The evaluation results from the fifteen teachers for each of the five textbook activities can also be averaged across the eleven criteria to produce average results for each activity (see Appendix 2). This type of analysis is useful for comparing the general effectiveness of activities based on the pedagogical values represented by the evaluation criteria. The mean values for the five activities evaluated in the present study are represented in Figure 3. The comparative effectiveness of the activities is clearly evident, with Activities #1, #2, and #3 receiving mean values at the 4 point level, which equate to a 'Good' rating on the Likert scale. The other two activities (Activities #3 and #5) have been rated substantially lower at the 3 point level, equivalent to a 'Satisfactory' rating. The contrast between the effectiveness of the two activities considered in the preceding section of this paper (Activities #2 and #3) is also clearly evident.
Figure 3. Mean scores for the activities.
This type of analysis is useful for identifying which activities should be prioritized for materials development work. Since fifteen teachers have rated Activities #3 and #5 as being substantially less effective than the other activities, these two activities should be considered first for revisions. By studying the results for these activities against the specific assessment criteria, it can be determined whether the activities are weak in a few areas or generally weak across the range of evaluation criteria. Course developers ultimately need to determine whether to continue using the activity or to drop it from future language courses. If they decide to continue with the activity, modifications should be made to the procedures and materials. The type of analysis relevant to this process has been demonstrated in preceding sections of this paper and suggestions were provided for improving the activities. The next stage in the development process involves trialling the revised materials to determine whether satisfactory improvements have been achieved. Repeating the evaluation process on the revised materials would provide useful feedback on the effectiveness of the revisions; in this way the activities used in a language course can be systematically developed to produce a highly effective language curriculum (Brown, 1995; Tomlinson, 1998).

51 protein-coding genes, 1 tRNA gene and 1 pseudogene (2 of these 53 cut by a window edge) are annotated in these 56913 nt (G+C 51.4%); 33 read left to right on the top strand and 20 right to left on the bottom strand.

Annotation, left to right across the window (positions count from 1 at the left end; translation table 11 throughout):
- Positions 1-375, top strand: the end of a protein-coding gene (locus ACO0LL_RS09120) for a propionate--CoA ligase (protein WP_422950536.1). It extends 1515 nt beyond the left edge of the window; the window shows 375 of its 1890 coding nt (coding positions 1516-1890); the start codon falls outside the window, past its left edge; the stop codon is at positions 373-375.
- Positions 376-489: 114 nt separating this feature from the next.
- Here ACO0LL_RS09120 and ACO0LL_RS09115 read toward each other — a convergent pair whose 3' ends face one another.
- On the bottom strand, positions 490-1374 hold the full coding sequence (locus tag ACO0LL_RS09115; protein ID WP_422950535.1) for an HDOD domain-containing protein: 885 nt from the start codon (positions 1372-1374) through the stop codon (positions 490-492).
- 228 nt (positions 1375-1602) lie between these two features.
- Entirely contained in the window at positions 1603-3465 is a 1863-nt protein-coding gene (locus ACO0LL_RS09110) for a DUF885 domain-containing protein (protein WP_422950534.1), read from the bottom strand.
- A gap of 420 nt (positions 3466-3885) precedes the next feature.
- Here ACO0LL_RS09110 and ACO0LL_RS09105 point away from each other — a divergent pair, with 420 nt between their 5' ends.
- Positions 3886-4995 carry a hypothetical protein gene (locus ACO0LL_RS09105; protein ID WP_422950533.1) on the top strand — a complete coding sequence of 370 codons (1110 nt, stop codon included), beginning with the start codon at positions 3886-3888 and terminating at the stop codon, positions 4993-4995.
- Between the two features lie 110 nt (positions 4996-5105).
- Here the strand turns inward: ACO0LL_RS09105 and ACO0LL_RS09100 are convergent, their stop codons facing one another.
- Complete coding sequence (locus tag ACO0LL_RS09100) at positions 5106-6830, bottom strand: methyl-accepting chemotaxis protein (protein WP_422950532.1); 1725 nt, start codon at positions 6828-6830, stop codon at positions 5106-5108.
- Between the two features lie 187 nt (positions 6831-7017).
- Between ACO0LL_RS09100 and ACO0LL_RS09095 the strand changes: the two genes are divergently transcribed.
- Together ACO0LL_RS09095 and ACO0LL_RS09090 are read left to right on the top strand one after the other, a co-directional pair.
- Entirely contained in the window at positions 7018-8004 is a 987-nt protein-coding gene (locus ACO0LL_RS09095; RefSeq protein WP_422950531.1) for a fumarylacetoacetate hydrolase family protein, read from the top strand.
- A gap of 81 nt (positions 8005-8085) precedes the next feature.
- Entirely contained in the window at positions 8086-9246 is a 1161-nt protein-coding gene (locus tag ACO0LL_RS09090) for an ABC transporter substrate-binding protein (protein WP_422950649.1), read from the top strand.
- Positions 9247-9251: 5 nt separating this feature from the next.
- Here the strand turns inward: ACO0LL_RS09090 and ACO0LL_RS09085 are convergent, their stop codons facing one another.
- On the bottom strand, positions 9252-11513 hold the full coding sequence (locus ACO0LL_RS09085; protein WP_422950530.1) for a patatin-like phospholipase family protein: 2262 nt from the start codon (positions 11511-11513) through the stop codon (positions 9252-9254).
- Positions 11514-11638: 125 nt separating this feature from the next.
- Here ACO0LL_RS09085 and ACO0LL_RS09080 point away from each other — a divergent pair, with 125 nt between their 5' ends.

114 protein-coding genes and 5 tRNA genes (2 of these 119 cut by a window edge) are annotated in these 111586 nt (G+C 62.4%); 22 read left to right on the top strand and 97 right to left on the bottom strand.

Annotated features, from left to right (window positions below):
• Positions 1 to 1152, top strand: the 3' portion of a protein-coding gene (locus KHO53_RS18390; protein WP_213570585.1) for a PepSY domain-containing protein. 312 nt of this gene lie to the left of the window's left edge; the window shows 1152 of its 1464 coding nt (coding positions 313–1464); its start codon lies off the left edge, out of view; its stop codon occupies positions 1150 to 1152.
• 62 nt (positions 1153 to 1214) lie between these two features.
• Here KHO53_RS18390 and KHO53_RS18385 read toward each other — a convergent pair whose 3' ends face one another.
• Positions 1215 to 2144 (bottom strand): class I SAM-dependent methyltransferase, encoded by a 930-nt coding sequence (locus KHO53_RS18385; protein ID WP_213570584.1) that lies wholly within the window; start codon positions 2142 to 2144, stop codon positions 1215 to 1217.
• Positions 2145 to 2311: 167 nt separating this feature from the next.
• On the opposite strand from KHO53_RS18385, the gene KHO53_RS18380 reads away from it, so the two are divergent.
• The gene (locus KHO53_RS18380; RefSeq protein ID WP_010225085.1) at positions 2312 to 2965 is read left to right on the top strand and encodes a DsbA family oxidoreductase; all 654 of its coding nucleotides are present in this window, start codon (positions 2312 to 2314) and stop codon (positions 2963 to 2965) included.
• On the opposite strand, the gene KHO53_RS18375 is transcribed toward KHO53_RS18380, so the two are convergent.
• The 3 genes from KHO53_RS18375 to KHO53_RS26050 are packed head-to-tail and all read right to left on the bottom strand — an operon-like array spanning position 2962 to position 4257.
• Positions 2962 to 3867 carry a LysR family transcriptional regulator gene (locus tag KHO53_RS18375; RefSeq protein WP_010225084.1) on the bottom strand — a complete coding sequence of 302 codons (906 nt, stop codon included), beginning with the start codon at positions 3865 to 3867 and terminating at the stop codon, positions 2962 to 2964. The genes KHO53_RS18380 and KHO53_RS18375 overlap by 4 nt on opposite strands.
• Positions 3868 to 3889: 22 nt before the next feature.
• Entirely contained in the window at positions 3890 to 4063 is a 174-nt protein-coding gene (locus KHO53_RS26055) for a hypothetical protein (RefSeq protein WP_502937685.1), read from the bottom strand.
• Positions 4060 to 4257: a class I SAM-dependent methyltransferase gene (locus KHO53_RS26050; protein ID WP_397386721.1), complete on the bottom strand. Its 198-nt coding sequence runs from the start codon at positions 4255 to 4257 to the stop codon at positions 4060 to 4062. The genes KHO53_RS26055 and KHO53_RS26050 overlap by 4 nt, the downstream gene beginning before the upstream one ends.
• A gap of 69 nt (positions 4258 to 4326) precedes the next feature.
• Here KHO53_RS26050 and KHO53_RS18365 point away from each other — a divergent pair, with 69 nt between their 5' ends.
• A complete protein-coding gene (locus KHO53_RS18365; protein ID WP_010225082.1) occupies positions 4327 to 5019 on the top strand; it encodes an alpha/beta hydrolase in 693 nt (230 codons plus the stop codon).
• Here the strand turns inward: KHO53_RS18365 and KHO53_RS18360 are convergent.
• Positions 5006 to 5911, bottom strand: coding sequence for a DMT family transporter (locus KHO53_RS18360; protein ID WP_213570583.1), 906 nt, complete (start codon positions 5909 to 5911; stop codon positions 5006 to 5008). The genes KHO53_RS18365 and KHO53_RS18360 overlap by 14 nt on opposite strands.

This paper has demonstrated the process of developing an evaluation system for communicative